More Canadians are using services offered by charities to meet essential needs such as food, clothing and shelter, according to a new poll.
The Ipsos poll, which was commissioned by CanadaHelps, says 22 per cent of Canadians plan on making use of charitable services, an eight per cent increase over a similar poll from January.
CanadaHelps, which facilitates donations to 86,000 registered Canadian charities through its online platform, says the increase is due to continued economic uncertainty amid the rising cost of living.
“We know that Canadians across the country are feeling the impact of rising interest rates and the high cost of living, but it’s staggering to see that two in ten Canadians will need support from charities to meet their basic needs,” said Jane Ricciardelli, Acting CEO of CanadaHelps.
According to the Ipsos poll, the group most needing help is Canadians between the ages of 18 and 34, where one in three (35 per cent) are expected to access essential charitable services in the coming months.
Over a quarter of people aged 35 to 54 (26 per cent) and one in four parents (27 per cent) also plan on accessing essential services.
Although demand for charitable services is rising, some charities themselves are facing significant shortfalls in funding as a significant number of Canadians scale back on charitable giving.
The poll suggests 20 per cent of Canadians expect to reduce their charitable giving this year, while only 13 per cent of Canadians are planning to give more in 2022 than they did last year. Seventy-four per cent of Canadians who plan on giving less cite the same reason — the rising cost of living — as the key reason why they are scaling back, the survey found
“To see Canadians have to scale back their giving isn’t surprising, but it is very concerning,” said Nicki Lamont Cholfe, the director of donor marketing at CanadaHelps
This has a huge effect on charities like Fred Victor, which helps about 3,000 people who are experiencing homelessness find safe, stable housing every day.
Marie MacCormack, Fred Victor’s vice president of philanthropy and communications, says 85 per cent of their funding comes from the government, but they have to raise funds to close the shortfall of about $5 million through donations.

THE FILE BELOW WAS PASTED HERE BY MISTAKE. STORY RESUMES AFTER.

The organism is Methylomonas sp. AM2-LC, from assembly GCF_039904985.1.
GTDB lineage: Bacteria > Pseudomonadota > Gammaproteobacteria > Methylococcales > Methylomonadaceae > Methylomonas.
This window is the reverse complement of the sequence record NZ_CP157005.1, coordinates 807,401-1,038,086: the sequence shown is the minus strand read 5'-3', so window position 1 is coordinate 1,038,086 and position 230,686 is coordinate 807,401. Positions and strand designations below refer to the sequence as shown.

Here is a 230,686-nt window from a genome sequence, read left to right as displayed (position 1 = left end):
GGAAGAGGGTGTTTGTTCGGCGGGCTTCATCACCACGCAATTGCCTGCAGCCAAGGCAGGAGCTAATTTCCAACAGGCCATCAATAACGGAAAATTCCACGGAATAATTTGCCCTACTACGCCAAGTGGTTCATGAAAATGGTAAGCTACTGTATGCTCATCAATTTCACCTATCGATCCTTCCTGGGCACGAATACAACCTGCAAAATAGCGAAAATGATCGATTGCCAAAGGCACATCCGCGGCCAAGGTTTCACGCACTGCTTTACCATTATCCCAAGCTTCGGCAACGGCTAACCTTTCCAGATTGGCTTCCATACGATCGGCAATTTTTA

She says this was easier during the first two years of the pandemic when charitable donations actually increased.
“At the core of everybody’s heart is the understanding that we have to do something when disaster strikes,” said MacCormack.
However, the number of donations has dropped off considerably this year, amid high inflation and the rising cost of living, the housing crisis and what MacCormack calls a “massive demand” for food programs and other services the charity provides.
“It feels like we’re on the other side of that disaster and that disaster mentality of giving drops off,” said MacCormack.
“You can’t sustain that forever … It’s been a real roller coaster ride.”
CanadaHelps launches national awareness campaign
To help fight the decrease in charitable giving, CanadaHelps launched a national awareness campaign Tuesday to inspire Canadians called 12 Ways to Give.
“There are so many different ways that Canadians can make an impact,” said Cholfe.
The campaign details other ways to help, including volunteering with local charities, giving a charitable gift, including stocks or mutual funds, or supporting emergency response efforts in Canada or around the world.
Cholfe says she also hopes Canadians will participate in GivingTuesday on Nov. 29. Last year, CanadaHelps says more than $11.4 million was donated on GivingTuesday using its platform.
“We hope this year Canadians will recognize the growing need across the sector and help make a difference by donating in whatever capacity they’re able to their charity of choice,” said Cholfe.
The campaign formally launched during a charity media tour in downtown Toronto on Tuesday, with stops at Children’s Book Bank, Fred Victor and Anishnawbe Health Foundation.
MacCormack also says she hopes this will inspire Canadians to give.
“I think every Canadian should really be connecting to the causes that they feel moved by.”
The online poll by Ipsos was conducted between Oct. 28 and Nov. 1, 2022 on behalf of CanadaHelps.org, among a sample of 1,000 Canadians aged 18+. Weighting was employed to balance demographics to ensure that the sample’s composition reflects that of the adult population according to Census data. Margin of error for online polls cannot be calculated, but for comparison purposes only, a probabilistic sample of this size would yield a margin of error of ±3.5 percentage points, 19 times out of 20.